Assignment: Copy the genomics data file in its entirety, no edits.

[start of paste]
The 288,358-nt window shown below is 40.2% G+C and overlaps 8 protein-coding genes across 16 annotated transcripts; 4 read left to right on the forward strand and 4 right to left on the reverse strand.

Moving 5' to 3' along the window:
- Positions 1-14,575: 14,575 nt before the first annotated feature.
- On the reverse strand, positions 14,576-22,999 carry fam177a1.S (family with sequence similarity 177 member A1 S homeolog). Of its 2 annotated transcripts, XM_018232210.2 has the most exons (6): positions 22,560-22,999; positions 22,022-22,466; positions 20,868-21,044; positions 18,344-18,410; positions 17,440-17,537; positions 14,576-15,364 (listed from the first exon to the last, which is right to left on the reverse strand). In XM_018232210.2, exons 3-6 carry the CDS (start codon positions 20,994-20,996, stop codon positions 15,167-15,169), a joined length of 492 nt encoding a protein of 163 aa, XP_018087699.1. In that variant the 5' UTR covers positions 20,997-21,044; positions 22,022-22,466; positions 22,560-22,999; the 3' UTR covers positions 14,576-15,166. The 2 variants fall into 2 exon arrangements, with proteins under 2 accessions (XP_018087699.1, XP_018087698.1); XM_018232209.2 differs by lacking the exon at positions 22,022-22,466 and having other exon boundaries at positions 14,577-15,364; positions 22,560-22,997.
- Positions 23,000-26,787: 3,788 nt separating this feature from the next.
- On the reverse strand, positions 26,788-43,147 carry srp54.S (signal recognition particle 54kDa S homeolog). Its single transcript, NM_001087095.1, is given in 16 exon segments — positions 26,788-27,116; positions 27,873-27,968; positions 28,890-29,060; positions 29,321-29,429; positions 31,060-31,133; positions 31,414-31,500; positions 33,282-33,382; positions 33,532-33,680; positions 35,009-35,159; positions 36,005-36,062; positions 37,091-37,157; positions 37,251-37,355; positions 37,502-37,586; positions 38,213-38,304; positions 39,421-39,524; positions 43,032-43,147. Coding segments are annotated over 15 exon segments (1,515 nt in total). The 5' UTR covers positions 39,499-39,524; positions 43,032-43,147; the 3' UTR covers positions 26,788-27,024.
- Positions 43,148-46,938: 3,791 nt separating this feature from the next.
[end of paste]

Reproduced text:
The 288,358-nt window shown below is 40.2% G+C and overlaps 8 protein-coding genes across 16 annotated transcripts; 4 read left to right on the forward strand and 4 right to left on the reverse strand.

Moving 5' to 3' along the window:
- Positions 1-14,575: 14,575 nt before the first annotated feature.
- On the reverse strand, positions 14,576-22,999 carry fam177a1.S (family with sequence similarity 177 member A1 S homeolog). Of its 2 annotated transcripts, XM_018232210.2 has the most exons (6): positions 22,560-22,999; positions 22,022-22,466; positions 20,868-21,044; positions 18,344-18,410; positions 17,440-17,537; positions 14,576-15,364 (listed from the first exon to the last, which is right to left on the reverse strand). In XM_018232210.2, exons 3-6 carry the CDS (start codon positions 20,994-20,996, stop codon positions 15,167-15,169), a joined length of 492 nt encoding a protein of 163 aa, XP_018087699.1. In that variant the 5' UTR covers positions 20,997-21,044; positions 22,022-22,466; positions 22,560-22,999; the 3' UTR covers positions 14,576-15,166. The 2 variants fall into 2 exon arrangements, with proteins under 2 accessions (XP_018087699.1, XP_018087698.1); XM_018232209.2 differs by lacking the exon at positions 22,022-22,466 and having other exon boundaries at positions 14,577-15,364; positions 22,560-22,997.
- Positions 23,000-26,787: 3,788 nt separating this feature from the next.
- On the reverse strand, positions 26,788-43,147 carry srp54.S (signal recognition particle 54kDa S homeolog). Its single transcript, NM_001087095.1, is given in 16 exon segments — positions 26,788-27,116; positions 27,873-27,968; positions 28,890-29,060; positions 29,321-29,429; positions 31,060-31,133; positions 31,414-31,500; positions 33,282-33,382; positions 33,532-33,680; positions 35,009-35,159; positions 36,005-36,062; positions 37,091-37,157; positions 37,251-37,355; positions 37,502-37,586; positions 38,213-38,304; positions 39,421-39,524; positions 43,032-43,147. Coding segments are annotated over 15 exon segments (1,515 nt in total). The 5' UTR covers positions 39,499-39,524; positions 43,032-43,147; the 3' UTR covers positions 26,788-27,024.
- Positions 43,148-46,938: 3,791 nt separating this feature from the next.